A small minority of the nation's wealthiest taxpayers is getting the lion's share of the benefits from $84 billion in special tax preferences, credits and other tax breaks now in the tax code, a new study confirmed yesterday.

Prepared by the Treasury for Sen. Edmund S. Muskie (D-Maine), the survey shows that almost half the $84 billion in special tax breaks for individuals in fiscal 1977 went to persons with incomes of $30,000 a year or more - about 5 percent of all taxpayers.

About 31 per cent of the total went to those in the $50,000-a-year-and-up brackets - a minuscule 1.4 percent of the taxpaying public. By contrast, taxpayers earning $10,000 or less - who make up 52 percent of the nation's taxpayers - got 12 percent of the breaks.

The study was made public by the Senate Budget Committee, of which Muskie is chairman.He said in a statement that the findings "support the Carter administration's contention that its tax reform proposals would improve the progressive nature of the tax system."

At the same time, the figures showed many of the administration's proposed "reforms" would take away breaks that go primarily to those whose incomes range from $20,000 to $50,000 ayear. These include ending deductions for state gasoline taxes and limiting writeoffs for medical costs.

Publication of the study came at a time when Muskie and Sen. Russell B. Long (D-La.), chairman of the Senate Finance Committee, appear headed for another confrontation over "tax reform" legislation. Long's panel, which has jurisdiction over the internal revenue code, has recommended undoing several key provisions of the 1976 Tax Reform Act.

The Treasury study showed which taxpayers benefited the most last year from 69 special tax breaks that affect individuals - exemptions, deductions, credits, exclusions and deferrals. It did not deal with $28 billion in breaks that affect corporations.

Of the 69 special breaks and preferences, there were 21 in which more than half the benefits went to taxpayers in the $50,000-and-up brackets In seven more categories, half the benefits or more went to tax payers with incomes of $30,000 or higher.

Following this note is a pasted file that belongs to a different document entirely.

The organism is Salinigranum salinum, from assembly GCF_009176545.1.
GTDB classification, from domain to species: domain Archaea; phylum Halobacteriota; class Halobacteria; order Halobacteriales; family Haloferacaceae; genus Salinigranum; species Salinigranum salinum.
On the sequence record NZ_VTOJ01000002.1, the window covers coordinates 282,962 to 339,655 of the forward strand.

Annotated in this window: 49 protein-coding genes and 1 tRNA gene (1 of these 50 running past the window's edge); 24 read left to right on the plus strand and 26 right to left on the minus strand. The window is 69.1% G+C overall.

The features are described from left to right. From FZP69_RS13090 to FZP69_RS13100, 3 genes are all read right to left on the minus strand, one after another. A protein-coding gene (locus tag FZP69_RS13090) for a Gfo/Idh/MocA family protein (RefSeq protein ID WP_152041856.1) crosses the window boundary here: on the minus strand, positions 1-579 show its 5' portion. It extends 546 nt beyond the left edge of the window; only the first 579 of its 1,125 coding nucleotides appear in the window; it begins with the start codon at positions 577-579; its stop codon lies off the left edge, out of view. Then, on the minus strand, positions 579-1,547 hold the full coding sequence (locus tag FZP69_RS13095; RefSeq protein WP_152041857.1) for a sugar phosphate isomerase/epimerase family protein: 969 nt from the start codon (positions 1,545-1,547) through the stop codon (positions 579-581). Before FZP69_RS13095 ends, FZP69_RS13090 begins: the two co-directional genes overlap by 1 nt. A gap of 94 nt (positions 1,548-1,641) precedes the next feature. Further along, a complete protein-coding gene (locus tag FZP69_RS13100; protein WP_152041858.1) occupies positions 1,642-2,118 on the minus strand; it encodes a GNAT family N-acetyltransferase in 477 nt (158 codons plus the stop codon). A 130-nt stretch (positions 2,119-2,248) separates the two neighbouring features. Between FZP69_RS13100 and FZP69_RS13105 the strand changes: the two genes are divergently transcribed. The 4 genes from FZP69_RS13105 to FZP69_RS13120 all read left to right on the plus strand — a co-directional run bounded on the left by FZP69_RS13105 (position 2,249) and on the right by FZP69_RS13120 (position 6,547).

Individuals in the $10,000 to $20,000 range, who accounted for 32 percent of the nation's taxpayers last year, got about 20 percent of the tax breaks. And those in the $20,000 to $30,000 category - 11.3 percent of all taxpayers - got 19 percent of the breaks.

Predictably, the study's breakdown showed some tax breaks skewed almost entirely toward the rich - in part because wealthy persons pay proportionately higher taxes and therefore reap bigger deductions, and partly because income from their investments is taxed at more favorable rates than earnings from wages and salaries.

For example, the $6.9 billion in tax breaks from the present special tax treatment of capital gains goes almost entirely to upper-income taxpayers. About 68 percent benefits those in the $50,000-and-up brackets. When the $30,000 category is included, the figure rises to 83 percent.

Capital gains are the profits realized from the sale of stocks or other property. Only half a capital gain is subject to taxation, compared with full taxation of ordinary income such as wages. The capital gains preference has been a major target of tax "reformers."

Those in the $50,000-and-up brackets also received 85 percent of the $1.7 billion in breaks from the current tax exemption for interest on state and municipal bonds. Carter has proposed giving localities a subsidy if the drop that tax-free status.

Other big tax breaks going largely to taxpayers in the $50,000-and-up brakets include the tax shelter for percentage depletion on oil, gas and hard minerals; accelerated depreciation on housing investments, and deductions for charitable contributions to education.

The list contained one surprise: $51 million of the $1.5 billion in Tax savings from deductions for unemployment benefits went to taxpayers who had incomes of $50,000 or higher - suggesting that many upper-income taxpayers are receiving jobless benefits. Carter has proposed ending that.

On the other hand, some of the tax breaks listed went primarily to low or middle-income taxpayers:

Of the $4.5 billion in tax savings from deductions allowed for interest paid on home mortgages, for example, 78 percent went to taxpayers in the $15,000 to $50,000 ranges, with another 10 percent going to those earning $15,000 or less. There was a similar pattern on deductions for real estate taxes.

78 percent of the $2.2 billion in savings from deductions for medical expenses went to taxpayers in the $10,000 to $50,000 range. Carter has proposed cutting this back sharply by denying most deductions except in case of catastrophic, long-term illnesses.

76 percent of the $685 million in savings from deductions for state gasoline taxes - another that Carter has proposed eliminating - went to taxpayers with incomes between $15,000 and $50,000 a year. Those earning less than $15,000 got 14 percent of the breaks.

56 percent of the tax break for retired workers receiving Social Security went to taxpayers earning less than $10,000 a year. That income group also accounted for 63 percent of those benefiting from a deduction for veteran's benefits under the GI bill.

The size of these tax breaks grows each year with the economy. The $112 billion in total tax expenditures for individuals and corporations in fiscal 1977 is expected to swell to $136 billion in fiscal 1979, which begins Oct. 1 - $102 billion for individuals and $34 billion for corporations.